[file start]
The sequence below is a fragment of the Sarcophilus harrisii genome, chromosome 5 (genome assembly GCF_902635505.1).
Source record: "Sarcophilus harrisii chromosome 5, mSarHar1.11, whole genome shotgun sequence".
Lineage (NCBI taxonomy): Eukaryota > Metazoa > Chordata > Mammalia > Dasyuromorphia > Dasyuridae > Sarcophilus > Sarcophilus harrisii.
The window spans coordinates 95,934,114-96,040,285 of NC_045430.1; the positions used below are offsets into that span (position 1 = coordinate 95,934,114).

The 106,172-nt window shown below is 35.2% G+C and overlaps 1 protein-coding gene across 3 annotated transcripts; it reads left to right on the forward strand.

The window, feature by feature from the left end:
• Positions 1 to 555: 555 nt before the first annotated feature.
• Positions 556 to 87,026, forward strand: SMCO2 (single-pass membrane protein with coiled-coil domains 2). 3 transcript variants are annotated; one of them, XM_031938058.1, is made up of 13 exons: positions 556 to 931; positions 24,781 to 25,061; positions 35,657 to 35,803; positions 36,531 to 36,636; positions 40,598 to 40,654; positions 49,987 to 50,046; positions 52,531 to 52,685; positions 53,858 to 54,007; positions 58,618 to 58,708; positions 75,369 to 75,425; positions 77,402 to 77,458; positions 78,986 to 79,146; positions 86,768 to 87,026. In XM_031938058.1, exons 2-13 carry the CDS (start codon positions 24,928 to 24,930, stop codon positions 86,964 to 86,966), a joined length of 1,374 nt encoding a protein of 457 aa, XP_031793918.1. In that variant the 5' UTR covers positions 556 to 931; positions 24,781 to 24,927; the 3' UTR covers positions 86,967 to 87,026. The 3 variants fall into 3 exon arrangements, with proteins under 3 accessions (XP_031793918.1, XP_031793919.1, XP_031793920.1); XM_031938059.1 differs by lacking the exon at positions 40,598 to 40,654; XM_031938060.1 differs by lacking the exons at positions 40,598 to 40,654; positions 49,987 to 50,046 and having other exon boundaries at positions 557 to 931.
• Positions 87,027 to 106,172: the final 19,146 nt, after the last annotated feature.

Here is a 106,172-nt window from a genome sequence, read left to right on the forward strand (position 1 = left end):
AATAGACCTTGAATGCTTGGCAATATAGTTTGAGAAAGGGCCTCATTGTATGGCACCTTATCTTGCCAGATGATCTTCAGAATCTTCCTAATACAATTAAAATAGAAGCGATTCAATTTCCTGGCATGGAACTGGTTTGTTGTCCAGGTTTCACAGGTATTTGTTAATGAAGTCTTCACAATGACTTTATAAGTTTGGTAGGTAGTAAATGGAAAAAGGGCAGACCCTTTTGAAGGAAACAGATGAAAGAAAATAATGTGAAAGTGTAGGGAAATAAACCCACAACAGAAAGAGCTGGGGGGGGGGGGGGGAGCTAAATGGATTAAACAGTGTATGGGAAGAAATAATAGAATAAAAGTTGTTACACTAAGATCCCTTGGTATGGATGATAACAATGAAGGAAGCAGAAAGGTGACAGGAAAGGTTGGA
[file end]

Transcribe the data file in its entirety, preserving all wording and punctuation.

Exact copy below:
The sequence below is a fragment of the Sarcophilus harrisii genome, chromosome 5 (genome assembly GCF_902635505.1).
Source record: "Sarcophilus harrisii chromosome 5, mSarHar1.11, whole genome shotgun sequence".
Lineage (NCBI taxonomy): Eukaryota > Metazoa > Chordata > Mammalia > Dasyuromorphia > Dasyuridae > Sarcophilus > Sarcophilus harrisii.
The window spans coordinates 95,934,114-96,040,285 of NC_045430.1; the positions used below are offsets into that span (position 1 = coordinate 95,934,114).

The 106,172-nt window shown below is 35.2% G+C and overlaps 1 protein-coding gene across 3 annotated transcripts; it reads left to right on the forward strand.

The window, feature by feature from the left end:
• Positions 1 to 555: 555 nt before the first annotated feature.
• Positions 556 to 87,026, forward strand: SMCO2 (single-pass membrane protein with coiled-coil domains 2). 3 transcript variants are annotated; one of them, XM_031938058.1, is made up of 13 exons: positions 556 to 931; positions 24,781 to 25,061; positions 35,657 to 35,803; positions 36,531 to 36,636; positions 40,598 to 40,654; positions 49,987 to 50,046; positions 52,531 to 52,685; positions 53,858 to 54,007; positions 58,618 to 58,708; positions 75,369 to 75,425; positions 77,402 to 77,458; positions 78,986 to 79,146; positions 86,768 to 87,026. In XM_031938058.1, exons 2-13 carry the CDS (start codon positions 24,928 to 24,930, stop codon positions 86,964 to 86,966), a joined length of 1,374 nt encoding a protein of 457 aa, XP_031793918.1. In that variant the 5' UTR covers positions 556 to 931; positions 24,781 to 24,927; the 3' UTR covers positions 86,967 to 87,026. The 3 variants fall into 3 exon arrangements, with proteins under 3 accessions (XP_031793918.1, XP_031793919.1, XP_031793920.1); XM_031938059.1 differs by lacking the exon at positions 40,598 to 40,654; XM_031938060.1 differs by lacking the exons at positions 40,598 to 40,654; positions 49,987 to 50,046 and having other exon boundaries at positions 557 to 931.
• Positions 87,027 to 106,172: the final 19,146 nt, after the last annotated feature.

Here is a 106,172-nt window from a genome sequence, read left to right on the forward strand (position 1 = left end):
AATAGACCTTGAATGCTTGGCAATATAGTTTGAGAAAGGGCCTCATTGTATGGCACCTTATCTTGCCAGATGATCTTCAGAATCTTCCTAATACAATTAAAATAGAAGCGATTCAATTTCCTGGCATGGAACTGGTTTGTTGTCCAGGTTTCACAGGTATTTGTTAATGAAGTCTTCACAATGACTTTATAAGTTTGGTAGGTAGTAAATGGAAAAAGGGCAGACCCTTTTGAAGGAAACAGATGAAAGAAAATAATGTGAAAGTGTAGGGAAATAAACCCACAACAGAAAGAGCTGGGGGGGGGGGGGGGAGCTAAATGGATTAAACAGTGTATGGGAAGAAATAATAGAATAAAAGTTGTTACACTAAGATCCCTTGGTATGGATGATAACAATGAAGGAAGCAGAAAGGTGACAGGAAAGGTTGGA